It should be noted that the SDSS imagery uses the g filter for the blue channel, the r filter for the green channel, and the i filter for the red channel, so the image that you see is false color shifted toward infrared wavelengths. In simple terms: green light=blue pixel, red light=green pixel, and infrared light=red pixel. This causes objects to appear a bit redder than they usually do.

Checking the field with the NASA/IPAC Infrared Science Archive Galactic Dust Reddening and Extinction tool (phew, that’s a mouthful) shows that while NGC 495 (along with the rest of the far northern side of the cluster) has locally higher amounts of reddening, the magnitude of this effect is too small to account for the observed lack of blueness. The reddening from galactic dust is estimated at only 0.06 magnitudes B-V.

Ok, so our view of the cluster isn’t being reddened by extinction. Another interesting possibility then arises: is it possible that these spirals are just intrinsically red? According to this fascinating paper by K. L. Masters et al., the answer is yes! I’d never thought about the fact that spirals can be red, though I’d run across a few of them while browsing the SDSS imagery. But according to that paper, about 6% of face-on spirals are intrinsically as red as elliptical galaxies. These red spirals occur in greatest concentrations in the outer regions of galaxy clusters, and a disproportionately large number of the red spirals have bars. NGC 495, the extremely reddened spiral I examined the color of above, is a prominently barred spiral.

So, perhaps the answer to “why is this cluster so red?” is this:

NGC 495 is intrinsically red, while since most other spirals in the cluster are viewed at oblique angles, they appear reddened from their own dust.

This hypothesis is supported by the fact that NGC 496, at a slightly higher redshift than the rest of the cluster but a less oblique angle, does have visible blueness in its spiral arms (making it apparently the only galaxy in the cluster to exhibit blue arms).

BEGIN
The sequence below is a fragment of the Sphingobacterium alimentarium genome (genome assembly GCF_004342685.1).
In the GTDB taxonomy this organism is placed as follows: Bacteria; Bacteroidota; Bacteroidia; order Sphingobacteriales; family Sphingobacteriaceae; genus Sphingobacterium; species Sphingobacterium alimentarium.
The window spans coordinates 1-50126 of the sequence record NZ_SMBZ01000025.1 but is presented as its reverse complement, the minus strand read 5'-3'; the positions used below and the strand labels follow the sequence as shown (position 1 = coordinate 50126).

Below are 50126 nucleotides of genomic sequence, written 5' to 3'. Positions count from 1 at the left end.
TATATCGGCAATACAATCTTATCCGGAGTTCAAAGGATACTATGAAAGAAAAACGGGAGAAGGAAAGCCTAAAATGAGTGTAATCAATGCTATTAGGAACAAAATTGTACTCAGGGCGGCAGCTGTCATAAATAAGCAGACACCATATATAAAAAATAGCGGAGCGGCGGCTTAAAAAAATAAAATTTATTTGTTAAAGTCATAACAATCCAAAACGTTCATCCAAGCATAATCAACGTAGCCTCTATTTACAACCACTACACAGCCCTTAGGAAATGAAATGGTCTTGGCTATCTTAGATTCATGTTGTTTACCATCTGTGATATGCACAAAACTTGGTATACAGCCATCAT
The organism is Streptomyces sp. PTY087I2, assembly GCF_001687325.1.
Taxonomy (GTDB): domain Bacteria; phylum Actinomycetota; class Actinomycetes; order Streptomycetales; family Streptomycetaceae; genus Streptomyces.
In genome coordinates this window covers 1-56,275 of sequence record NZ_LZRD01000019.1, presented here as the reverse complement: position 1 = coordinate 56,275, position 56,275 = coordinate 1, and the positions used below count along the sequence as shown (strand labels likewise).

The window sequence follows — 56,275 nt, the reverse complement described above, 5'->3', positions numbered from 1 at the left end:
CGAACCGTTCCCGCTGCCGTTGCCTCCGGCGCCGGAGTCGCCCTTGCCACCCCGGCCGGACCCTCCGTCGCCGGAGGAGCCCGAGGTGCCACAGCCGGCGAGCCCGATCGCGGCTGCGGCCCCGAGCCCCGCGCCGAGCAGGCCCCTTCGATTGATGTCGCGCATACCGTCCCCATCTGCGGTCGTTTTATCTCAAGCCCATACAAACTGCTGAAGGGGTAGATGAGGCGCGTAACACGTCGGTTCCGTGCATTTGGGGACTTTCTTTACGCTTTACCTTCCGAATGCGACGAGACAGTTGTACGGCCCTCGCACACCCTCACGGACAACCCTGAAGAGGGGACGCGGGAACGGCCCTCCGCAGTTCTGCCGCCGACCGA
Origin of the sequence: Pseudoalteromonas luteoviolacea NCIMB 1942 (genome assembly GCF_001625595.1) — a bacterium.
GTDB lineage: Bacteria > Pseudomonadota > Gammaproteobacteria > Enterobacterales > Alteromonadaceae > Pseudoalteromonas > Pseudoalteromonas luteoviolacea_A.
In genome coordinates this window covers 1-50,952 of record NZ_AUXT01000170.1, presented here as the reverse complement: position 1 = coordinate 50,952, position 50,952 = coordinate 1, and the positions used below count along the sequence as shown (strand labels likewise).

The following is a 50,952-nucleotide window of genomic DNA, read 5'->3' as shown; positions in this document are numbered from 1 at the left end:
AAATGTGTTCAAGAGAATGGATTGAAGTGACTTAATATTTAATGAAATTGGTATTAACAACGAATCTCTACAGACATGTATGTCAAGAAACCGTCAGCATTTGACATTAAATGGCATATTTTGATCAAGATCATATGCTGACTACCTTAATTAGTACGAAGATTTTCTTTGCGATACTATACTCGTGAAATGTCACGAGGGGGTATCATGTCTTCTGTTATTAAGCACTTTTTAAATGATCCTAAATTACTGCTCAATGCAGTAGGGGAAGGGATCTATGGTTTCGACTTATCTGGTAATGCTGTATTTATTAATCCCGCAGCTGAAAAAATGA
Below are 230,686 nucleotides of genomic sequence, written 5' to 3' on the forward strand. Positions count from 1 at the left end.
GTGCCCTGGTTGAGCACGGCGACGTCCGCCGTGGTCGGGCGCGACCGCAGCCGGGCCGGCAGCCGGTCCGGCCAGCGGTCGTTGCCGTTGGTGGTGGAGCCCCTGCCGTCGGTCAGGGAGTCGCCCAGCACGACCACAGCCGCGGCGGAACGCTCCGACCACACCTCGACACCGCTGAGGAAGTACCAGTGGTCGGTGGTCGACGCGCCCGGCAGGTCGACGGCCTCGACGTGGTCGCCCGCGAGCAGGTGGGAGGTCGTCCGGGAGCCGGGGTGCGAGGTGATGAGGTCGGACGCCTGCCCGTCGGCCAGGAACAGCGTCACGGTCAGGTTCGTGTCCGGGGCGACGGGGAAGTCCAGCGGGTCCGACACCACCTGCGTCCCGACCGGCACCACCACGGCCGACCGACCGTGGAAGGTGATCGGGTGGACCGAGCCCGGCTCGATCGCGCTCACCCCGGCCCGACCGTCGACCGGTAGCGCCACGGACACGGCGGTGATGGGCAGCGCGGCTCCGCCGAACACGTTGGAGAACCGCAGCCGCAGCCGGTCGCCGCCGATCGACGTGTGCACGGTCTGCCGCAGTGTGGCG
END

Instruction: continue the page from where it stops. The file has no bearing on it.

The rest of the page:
Well, I did get a little sidetracked there, so to get to the original point: The object!

I compared the SDSS and GALEX imagery for the object with some irregular galaxies I found that had similar appearances on the SDSS. You can see the comparisons on the left. The object in question is on top. You’ll notice that the objects on top and bottom appear much brighter in UV; however the noise is also very significantly brighter, so I think the greater apparent brightness is a consequence of the data being stretched differently.

While the objects all seem to increase in brightness in UV by about the same amount, that’s not immediately conclusive- a quick search reveals that planetary nebulae also have some emissions in UV. What’s difficult to find out is how much!

So, I used SkyTools to generate a list of planetary nebula for comparison on the imagery of six different sky surveys. GALEX provides images in UV wavelengths, DSS2 provides images in visible light, the SDSS and DECaLS provide images in a composite of visible and infrared, and 2MASS and WISE cover different portions of the infrared spectrum. In total, I examined 16 planetary nebulae (and 4 galaxies misclassified as planetary nebulae; they are not included in the final sample).

Identifier Appearance on DSS Appearance on GALEX Appearance on 2MASS